New products not emphasis at The Super Show

For the fitness and cross-training world, January isn't exactly the ideal time to unveil new product or for retailers to get out of their stores to see it. That means the show for the medium and large equipment manufacturers for the most part becomes a time to network, show tweaks on already introduced gear, or simply meet with customers.
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For the fitness and cross-training world, January isn't exactly the ideal time to unveil new product or for retailers to get out of their stores to see it. That means the show for the medium and large equipment manufacturers for the most part becomes a time to network, show tweaks on already introduced gear, or simply meet with customers.

In fact, quite a few have told us that any new product shown in January would be slyly photographed with camera phones by international attendees and be on the market competing with them at the next show. It's a different story for the little companies, sporting goods equipment, and sporting goods product lines that cross-over into fitness (think balance products, electronics, yoga gear, sweats, blinking safety lights for outdoor activities or sports food edibles).

Still, we saw -- or heard about -- a few new pieces in the fitness world on our wanderings through The Super Show. All in all, we'll say that we saw an awful lot of yoga, Pilates and balance products -- from good quality stuff by companies that were on the cutting edge to late-comers that had something worthwhile to offer to cheap-o me-too's. But we can't blame them all for trying since the mind-body fitness and "functional exercise" movement hasn't shown signs of slowing.

By no means is this mini-product round-up all-encompassing, but it's a brief look at a few innovative or new concepts.

Bollinger/Bell -- Some 18 months after Bell Sports acquired Bollinger, the company seems to have found its feet, fully meshed the two brands, smoothed and tweaked packaging and, here's the show kicker, rolled out a "premium line" of yoga and Pilates gear under a new name, Savasa, which has the tagline "Stretching my potential." With the Bell name not a known entity in fitness and the Bollinger name targeted toward mass market and sporting goods, Savasa will be the premium sporting goods line with some focus on specialty, Melissa Darney, senior marketing manager, told us. "We wanted to create a line that would not go to mass and bring the truer feeling of yoga," she said. For example a Bollinger mat would be approximately $14, while a Savasa mat would be $17. The colors are richer, the mats thicker, and the kits more full developed with CDs and carrying straps. Nice stuff with very attractive packaging.

Entertrainer -- An odd-shaped "box" (was that seven sides?) about the size of a small cantaloupe, the Entertrainer's tagline is "Power your TV with exercise" (www.theentertrainer.com). When we saw it in the World of Sports Innovation, we wondered if that was taking the carrot a bit too far -- slow down and your TV goes off? But what actually happens if you slow below your target (which would be completely individualized and change day-to-day) is the TV's volume goes down. Stop, and the TV turns off. Well??!?! Basically it's a universal remote control that goes on any equipment, and the inventor Joe Volpe thinks QVC is interested. We wish him luck.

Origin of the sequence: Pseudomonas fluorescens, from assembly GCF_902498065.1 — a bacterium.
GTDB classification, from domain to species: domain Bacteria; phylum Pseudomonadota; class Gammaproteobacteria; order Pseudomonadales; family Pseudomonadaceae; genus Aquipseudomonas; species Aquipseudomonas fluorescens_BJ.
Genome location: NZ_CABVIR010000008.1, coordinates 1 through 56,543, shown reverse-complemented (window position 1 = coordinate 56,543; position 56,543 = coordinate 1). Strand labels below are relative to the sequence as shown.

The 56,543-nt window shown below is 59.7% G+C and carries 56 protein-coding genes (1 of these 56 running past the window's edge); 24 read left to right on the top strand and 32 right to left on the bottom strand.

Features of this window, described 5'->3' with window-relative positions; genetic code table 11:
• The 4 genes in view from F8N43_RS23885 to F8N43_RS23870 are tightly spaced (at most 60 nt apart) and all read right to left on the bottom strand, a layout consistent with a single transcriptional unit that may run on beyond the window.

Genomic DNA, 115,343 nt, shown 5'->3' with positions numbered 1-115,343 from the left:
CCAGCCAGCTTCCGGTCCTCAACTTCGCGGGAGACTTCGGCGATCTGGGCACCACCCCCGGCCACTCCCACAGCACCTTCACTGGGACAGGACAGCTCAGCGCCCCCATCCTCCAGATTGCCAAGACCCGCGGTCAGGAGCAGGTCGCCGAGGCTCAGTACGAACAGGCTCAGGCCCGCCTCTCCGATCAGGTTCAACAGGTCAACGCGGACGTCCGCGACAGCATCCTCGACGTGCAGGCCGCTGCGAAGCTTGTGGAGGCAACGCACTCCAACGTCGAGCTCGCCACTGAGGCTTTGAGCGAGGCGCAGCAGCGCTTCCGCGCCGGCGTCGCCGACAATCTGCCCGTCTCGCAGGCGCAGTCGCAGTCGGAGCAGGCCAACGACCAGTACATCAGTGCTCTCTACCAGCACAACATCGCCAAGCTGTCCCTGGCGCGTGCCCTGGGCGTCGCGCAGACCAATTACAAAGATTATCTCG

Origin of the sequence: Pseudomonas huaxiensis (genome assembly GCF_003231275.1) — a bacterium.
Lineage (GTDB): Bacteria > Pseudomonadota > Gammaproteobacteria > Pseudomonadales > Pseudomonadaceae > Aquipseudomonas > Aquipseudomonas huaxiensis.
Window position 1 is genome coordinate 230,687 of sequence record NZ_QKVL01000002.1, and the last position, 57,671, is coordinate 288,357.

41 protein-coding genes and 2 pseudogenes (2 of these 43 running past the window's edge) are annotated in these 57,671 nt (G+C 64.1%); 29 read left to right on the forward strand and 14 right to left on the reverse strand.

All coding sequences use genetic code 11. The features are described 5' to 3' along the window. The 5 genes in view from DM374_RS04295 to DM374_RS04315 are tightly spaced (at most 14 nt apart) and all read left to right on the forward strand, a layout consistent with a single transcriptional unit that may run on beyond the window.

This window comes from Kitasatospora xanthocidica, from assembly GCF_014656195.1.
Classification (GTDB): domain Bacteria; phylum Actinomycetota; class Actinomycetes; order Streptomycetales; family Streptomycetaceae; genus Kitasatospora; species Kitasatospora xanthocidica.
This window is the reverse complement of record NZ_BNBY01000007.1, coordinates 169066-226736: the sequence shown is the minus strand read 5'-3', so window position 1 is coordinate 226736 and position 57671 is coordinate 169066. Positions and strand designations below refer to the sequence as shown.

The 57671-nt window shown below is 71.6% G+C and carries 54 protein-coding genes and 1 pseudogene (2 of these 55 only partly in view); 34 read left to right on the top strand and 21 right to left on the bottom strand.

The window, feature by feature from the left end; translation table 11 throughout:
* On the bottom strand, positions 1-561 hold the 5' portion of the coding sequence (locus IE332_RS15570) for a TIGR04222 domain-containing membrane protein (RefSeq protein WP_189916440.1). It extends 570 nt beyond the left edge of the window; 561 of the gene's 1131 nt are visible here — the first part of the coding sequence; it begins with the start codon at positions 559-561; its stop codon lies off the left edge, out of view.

Grizzly -- In the last year, Grizzly has done some major revamping, including separating its women's line so now women have their own Power Paw Wrist Wrap glove, which was introduced at the show. In addition, the company is now carrying a Canadian brand of treadmill lube that retails for $18 to $20 and is good for six to 12 months of use. Also look for a really cool unisex Neoprene Sticky Paw (suggested retail: $12) that has a four-loop design for fingers and opens down the back for quick in and out. We think it looks great for cross-training, adventure racing, and even light paddling or equipment workouts.

Harbinger -- This accessory company too has moved beyond its name for good-quality gloves and hand ex to a fuller line that now also includes mats, great looking weighted balls and stability balls. Also new was a G2 Glove (suggested retail: $25) that is two-in-one with an inner light-weight layer for example for use on cardiovascular equipment as well as a thicker leather outer jacket for weight workouts. They can be worn together or separately. Quite an innovative design.

Hoist -- Primarily at the show to demo its new BodyGear sporting goods line of equipment, Hoist also had one of the coolest products we've seen in awhile. Called the RocketLok, it's a dumbbell set in a plastic carrying case that moves beyond putting plates on a handle. Instead, the plates twist-and-lock onto the plate next to it. They release with a button in the center that simply can't be knocked accidentally (although we found fingernails do get in the way when you do want to release it). What a perfect item for work, travel, personal trainers, small spaces or you-name-it. The small set in one case weighs from 3 to 12 pounds per handle and will retail for about $70, while the larger set (two cases) goes from 5 to 30 pounds and will retail for about $140. This is a top product.

Icon -- Well, we would tell you what Icon had but we can't since no one showed up at the meeting rooms to meet with the media and anyone except specific buyers were blocked at the door. Still, we hear the company is rolling out two lines of workout and fitness clothing.

Impex -- Another company truly on the move, partly because of the arrival eight months ago of Marketing Director Mark Ulves (who has worked over the years at Pacific Fitness, Paramount and Precor) who is working to get the company to, yes, market itself. It introduced at the show its IGS-16, Iron Grip Strength home gym (retail: $1,000 and under license from Iron Grip), which seems to be amazingly sturdy and offer an incredible range of exercise for that price. In the works? All kinds of stuff: A stationary aerobic bike that will do something NO other bike does (trust us: it will attract attention and it will stand out with its "simulated terrain technology") and will still sell for $199. Also home gyms designed just for a women's build and needs. We like the sound of this since so many gyms just can't fit someone who is smaller framed. Stay tuned for more.